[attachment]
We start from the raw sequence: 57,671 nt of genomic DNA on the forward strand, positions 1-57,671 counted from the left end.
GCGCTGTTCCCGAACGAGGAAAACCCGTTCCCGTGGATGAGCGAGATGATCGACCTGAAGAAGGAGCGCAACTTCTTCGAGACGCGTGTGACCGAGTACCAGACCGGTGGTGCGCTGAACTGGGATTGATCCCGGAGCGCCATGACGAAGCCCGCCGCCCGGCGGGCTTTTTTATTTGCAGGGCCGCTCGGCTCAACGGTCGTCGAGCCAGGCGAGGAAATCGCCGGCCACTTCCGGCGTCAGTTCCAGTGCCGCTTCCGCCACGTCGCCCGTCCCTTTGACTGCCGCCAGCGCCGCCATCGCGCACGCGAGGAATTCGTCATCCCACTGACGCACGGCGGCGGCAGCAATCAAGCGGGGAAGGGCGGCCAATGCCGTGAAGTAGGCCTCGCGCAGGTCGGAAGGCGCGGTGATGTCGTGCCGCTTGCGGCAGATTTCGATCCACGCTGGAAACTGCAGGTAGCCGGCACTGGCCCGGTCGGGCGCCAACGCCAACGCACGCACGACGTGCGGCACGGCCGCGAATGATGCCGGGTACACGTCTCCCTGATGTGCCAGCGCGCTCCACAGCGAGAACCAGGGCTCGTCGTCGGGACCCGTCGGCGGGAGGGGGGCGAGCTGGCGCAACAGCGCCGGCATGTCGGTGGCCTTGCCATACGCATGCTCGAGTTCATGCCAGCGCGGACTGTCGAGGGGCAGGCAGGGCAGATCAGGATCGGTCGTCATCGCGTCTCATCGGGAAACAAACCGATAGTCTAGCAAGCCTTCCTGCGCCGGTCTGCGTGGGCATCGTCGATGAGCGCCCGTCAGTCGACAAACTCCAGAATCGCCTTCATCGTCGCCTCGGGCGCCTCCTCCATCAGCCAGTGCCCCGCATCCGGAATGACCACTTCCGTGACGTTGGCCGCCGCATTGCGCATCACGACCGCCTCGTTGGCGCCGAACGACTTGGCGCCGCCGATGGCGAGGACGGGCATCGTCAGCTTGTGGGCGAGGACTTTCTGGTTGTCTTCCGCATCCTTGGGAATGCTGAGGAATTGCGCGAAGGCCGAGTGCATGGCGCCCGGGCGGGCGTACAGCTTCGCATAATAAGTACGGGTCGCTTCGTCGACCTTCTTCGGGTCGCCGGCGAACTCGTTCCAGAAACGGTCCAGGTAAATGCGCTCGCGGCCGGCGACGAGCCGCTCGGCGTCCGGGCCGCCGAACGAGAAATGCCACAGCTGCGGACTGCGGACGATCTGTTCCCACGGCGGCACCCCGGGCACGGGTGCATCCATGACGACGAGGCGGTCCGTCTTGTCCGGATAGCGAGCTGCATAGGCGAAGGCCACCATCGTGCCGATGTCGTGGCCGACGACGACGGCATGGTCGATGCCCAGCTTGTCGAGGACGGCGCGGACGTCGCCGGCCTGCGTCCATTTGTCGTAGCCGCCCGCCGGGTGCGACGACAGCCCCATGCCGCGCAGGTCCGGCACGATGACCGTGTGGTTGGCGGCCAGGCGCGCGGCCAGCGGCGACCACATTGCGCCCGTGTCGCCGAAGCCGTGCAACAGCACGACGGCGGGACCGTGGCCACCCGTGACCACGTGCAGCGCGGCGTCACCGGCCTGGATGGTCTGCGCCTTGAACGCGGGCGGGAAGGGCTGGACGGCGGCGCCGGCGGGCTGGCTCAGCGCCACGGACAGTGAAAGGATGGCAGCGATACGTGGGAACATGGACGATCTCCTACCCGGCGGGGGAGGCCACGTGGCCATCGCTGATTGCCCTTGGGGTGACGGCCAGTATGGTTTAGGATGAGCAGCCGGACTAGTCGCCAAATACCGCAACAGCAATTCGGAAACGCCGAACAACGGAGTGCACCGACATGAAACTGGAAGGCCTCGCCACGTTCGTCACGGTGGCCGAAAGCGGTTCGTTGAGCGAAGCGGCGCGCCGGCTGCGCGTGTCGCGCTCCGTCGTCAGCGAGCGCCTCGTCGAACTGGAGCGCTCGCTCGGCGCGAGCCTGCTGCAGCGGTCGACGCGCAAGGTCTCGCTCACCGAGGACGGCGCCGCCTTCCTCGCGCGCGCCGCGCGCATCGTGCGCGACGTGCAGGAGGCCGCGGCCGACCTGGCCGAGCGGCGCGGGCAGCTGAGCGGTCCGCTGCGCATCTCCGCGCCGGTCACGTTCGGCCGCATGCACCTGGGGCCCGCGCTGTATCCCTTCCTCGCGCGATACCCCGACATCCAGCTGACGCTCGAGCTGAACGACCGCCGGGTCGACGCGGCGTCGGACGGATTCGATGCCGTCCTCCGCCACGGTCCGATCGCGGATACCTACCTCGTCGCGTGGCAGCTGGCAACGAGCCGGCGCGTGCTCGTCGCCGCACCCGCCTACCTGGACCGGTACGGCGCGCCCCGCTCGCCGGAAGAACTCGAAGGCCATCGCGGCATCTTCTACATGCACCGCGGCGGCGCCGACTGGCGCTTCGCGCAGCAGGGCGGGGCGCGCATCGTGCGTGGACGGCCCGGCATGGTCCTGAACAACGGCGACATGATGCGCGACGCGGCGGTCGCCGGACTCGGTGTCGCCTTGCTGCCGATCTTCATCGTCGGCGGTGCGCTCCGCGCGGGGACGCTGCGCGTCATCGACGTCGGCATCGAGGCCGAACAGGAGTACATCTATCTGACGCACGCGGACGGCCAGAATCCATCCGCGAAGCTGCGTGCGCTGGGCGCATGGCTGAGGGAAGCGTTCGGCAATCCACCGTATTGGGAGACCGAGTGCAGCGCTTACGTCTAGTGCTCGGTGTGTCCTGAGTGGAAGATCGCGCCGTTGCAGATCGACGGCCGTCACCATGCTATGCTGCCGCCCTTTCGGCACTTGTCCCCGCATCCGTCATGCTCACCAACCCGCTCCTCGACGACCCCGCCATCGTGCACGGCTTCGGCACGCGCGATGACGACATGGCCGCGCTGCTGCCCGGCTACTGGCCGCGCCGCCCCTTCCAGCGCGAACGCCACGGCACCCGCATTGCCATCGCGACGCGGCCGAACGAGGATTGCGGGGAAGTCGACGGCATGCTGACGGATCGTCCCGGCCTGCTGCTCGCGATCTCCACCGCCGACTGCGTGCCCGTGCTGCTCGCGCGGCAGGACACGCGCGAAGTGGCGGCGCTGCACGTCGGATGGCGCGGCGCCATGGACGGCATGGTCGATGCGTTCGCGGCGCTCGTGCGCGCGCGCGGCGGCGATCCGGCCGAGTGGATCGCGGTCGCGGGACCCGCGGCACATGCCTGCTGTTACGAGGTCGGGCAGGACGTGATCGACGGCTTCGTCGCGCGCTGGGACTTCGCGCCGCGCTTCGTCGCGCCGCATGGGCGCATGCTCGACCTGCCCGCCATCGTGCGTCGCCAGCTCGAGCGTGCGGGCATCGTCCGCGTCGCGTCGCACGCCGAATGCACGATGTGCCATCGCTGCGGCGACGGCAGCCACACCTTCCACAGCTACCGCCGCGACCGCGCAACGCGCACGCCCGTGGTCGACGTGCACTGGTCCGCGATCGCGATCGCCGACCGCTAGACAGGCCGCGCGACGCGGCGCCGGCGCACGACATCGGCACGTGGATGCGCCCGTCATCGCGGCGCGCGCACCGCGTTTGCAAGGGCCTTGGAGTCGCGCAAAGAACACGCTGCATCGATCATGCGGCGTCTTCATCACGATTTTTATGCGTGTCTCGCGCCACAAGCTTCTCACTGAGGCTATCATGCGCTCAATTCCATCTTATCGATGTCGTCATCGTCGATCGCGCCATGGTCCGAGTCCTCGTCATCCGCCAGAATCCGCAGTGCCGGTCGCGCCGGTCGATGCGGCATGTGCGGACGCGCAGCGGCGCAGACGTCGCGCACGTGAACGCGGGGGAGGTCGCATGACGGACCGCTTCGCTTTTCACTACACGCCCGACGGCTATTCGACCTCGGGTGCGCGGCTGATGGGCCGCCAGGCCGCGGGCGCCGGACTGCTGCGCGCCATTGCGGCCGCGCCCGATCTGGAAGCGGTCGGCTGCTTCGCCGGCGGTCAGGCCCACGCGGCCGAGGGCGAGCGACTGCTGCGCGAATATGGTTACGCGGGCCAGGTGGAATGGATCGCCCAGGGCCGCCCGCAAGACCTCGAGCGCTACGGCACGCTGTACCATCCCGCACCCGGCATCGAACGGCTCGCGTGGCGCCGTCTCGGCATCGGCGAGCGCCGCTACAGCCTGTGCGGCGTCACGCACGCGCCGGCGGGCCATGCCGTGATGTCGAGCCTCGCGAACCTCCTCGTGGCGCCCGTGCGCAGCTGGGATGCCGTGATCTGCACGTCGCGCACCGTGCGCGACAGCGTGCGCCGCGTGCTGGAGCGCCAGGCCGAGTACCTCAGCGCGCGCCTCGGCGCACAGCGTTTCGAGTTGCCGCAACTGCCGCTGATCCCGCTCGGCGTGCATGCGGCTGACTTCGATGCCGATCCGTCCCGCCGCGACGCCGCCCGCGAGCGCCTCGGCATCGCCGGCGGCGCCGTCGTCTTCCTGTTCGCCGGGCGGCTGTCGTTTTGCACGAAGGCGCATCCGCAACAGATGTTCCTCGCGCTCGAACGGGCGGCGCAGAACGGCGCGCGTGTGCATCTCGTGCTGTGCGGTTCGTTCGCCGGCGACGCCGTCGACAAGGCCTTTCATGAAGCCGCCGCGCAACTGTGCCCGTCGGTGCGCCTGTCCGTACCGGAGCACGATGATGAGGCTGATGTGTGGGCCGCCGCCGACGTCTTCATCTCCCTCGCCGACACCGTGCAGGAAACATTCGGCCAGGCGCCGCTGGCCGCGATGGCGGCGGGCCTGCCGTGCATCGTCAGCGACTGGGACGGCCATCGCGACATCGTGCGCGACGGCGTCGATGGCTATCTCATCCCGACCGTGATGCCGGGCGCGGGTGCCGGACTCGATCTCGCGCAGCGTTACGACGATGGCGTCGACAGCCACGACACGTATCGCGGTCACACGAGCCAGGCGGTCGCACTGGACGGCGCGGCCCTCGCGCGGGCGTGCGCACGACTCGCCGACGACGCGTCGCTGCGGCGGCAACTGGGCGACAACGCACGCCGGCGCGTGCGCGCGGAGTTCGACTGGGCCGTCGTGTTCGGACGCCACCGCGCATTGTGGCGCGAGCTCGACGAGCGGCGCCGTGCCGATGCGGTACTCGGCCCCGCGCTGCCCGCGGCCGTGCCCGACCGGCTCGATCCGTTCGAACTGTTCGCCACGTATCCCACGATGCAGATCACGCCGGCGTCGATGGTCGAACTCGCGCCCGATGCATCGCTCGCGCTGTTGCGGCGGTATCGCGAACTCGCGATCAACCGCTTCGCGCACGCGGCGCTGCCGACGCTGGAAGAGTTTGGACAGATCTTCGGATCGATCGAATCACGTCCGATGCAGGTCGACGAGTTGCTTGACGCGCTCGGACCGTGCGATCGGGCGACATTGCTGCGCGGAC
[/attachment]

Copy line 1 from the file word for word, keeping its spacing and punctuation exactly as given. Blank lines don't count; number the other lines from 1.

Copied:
We start from the raw sequence: 57,671 nt of genomic DNA on the forward strand, positions 1-57,671 counted from the left end.